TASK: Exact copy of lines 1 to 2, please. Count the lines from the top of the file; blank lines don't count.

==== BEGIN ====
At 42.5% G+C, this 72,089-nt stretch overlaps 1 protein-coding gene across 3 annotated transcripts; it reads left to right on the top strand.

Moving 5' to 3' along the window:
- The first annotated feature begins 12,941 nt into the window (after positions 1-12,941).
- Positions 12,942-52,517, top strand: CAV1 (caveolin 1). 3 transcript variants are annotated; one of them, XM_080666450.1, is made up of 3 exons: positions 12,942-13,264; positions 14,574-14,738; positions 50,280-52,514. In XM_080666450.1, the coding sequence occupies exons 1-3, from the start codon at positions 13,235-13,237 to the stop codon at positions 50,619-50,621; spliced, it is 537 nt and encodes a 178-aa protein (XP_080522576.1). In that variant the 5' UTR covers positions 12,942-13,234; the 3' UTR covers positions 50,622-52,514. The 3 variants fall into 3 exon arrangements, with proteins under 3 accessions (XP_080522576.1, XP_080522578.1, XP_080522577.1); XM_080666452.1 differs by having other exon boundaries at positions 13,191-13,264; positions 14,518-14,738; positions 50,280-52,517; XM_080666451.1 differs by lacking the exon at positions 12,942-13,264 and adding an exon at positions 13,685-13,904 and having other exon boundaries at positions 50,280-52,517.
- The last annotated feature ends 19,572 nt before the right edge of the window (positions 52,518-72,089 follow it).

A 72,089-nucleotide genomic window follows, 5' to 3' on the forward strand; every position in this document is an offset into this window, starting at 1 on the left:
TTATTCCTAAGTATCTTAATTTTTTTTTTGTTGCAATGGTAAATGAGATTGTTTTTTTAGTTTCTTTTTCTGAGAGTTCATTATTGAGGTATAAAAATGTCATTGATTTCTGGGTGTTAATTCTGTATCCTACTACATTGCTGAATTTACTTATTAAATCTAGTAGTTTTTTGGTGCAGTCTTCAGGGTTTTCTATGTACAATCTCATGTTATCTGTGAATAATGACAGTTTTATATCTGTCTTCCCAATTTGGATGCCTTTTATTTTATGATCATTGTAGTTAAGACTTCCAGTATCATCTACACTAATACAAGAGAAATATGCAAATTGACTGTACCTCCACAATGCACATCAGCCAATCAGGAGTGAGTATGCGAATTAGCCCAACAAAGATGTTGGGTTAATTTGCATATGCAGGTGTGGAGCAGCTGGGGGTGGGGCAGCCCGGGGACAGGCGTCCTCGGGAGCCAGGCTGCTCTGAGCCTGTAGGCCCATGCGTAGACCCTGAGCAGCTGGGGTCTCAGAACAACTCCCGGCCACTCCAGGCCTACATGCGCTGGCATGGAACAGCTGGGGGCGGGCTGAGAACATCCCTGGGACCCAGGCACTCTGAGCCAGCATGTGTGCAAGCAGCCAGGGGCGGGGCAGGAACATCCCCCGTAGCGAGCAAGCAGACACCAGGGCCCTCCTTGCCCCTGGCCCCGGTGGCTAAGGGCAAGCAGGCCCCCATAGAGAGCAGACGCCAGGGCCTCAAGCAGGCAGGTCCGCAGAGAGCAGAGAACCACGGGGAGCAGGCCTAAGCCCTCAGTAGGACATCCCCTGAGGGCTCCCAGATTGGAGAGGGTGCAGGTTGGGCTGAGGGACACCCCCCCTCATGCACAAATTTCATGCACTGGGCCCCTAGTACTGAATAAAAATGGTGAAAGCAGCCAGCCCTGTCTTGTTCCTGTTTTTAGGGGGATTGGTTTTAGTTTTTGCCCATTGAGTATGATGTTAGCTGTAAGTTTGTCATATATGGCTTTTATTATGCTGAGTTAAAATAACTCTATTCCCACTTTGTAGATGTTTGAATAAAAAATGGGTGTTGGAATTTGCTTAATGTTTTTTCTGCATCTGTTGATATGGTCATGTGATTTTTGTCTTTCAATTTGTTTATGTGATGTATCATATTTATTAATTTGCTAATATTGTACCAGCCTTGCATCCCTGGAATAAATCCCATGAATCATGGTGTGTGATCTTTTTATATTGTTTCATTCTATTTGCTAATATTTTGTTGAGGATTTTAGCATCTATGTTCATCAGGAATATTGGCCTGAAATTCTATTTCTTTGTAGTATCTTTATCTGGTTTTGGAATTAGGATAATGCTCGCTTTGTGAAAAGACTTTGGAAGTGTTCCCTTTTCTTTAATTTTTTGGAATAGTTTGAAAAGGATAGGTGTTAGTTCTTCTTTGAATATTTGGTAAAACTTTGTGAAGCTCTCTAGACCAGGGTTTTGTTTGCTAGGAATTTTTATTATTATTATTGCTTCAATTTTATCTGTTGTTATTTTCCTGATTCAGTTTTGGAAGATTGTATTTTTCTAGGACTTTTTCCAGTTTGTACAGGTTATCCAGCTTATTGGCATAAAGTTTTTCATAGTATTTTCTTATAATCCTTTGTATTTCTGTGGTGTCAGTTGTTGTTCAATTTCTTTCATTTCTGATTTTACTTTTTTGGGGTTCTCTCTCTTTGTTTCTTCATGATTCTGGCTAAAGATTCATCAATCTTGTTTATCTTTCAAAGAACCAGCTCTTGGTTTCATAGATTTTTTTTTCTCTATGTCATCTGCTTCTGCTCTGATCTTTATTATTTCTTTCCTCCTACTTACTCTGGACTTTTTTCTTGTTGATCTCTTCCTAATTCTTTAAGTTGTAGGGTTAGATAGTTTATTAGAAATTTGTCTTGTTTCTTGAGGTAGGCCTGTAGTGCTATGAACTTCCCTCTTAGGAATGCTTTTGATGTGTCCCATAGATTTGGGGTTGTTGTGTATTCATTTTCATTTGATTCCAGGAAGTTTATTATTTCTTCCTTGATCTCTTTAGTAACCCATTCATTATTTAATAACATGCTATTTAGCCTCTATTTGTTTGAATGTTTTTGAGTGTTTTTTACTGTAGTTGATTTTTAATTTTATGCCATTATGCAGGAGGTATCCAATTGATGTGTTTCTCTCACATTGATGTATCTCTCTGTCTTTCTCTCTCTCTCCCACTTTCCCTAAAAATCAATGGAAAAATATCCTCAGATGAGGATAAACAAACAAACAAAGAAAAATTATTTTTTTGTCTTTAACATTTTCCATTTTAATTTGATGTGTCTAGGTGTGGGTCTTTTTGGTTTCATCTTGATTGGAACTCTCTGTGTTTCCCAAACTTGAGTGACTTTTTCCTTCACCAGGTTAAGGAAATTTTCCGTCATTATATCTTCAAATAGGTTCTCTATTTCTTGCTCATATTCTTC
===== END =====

At 42.5% G+C, this 72,089-nt stretch overlaps 1 protein-coding gene across 3 annotated transcripts; it reads left to right on the top strand.

Moving 5' to 3' along the window: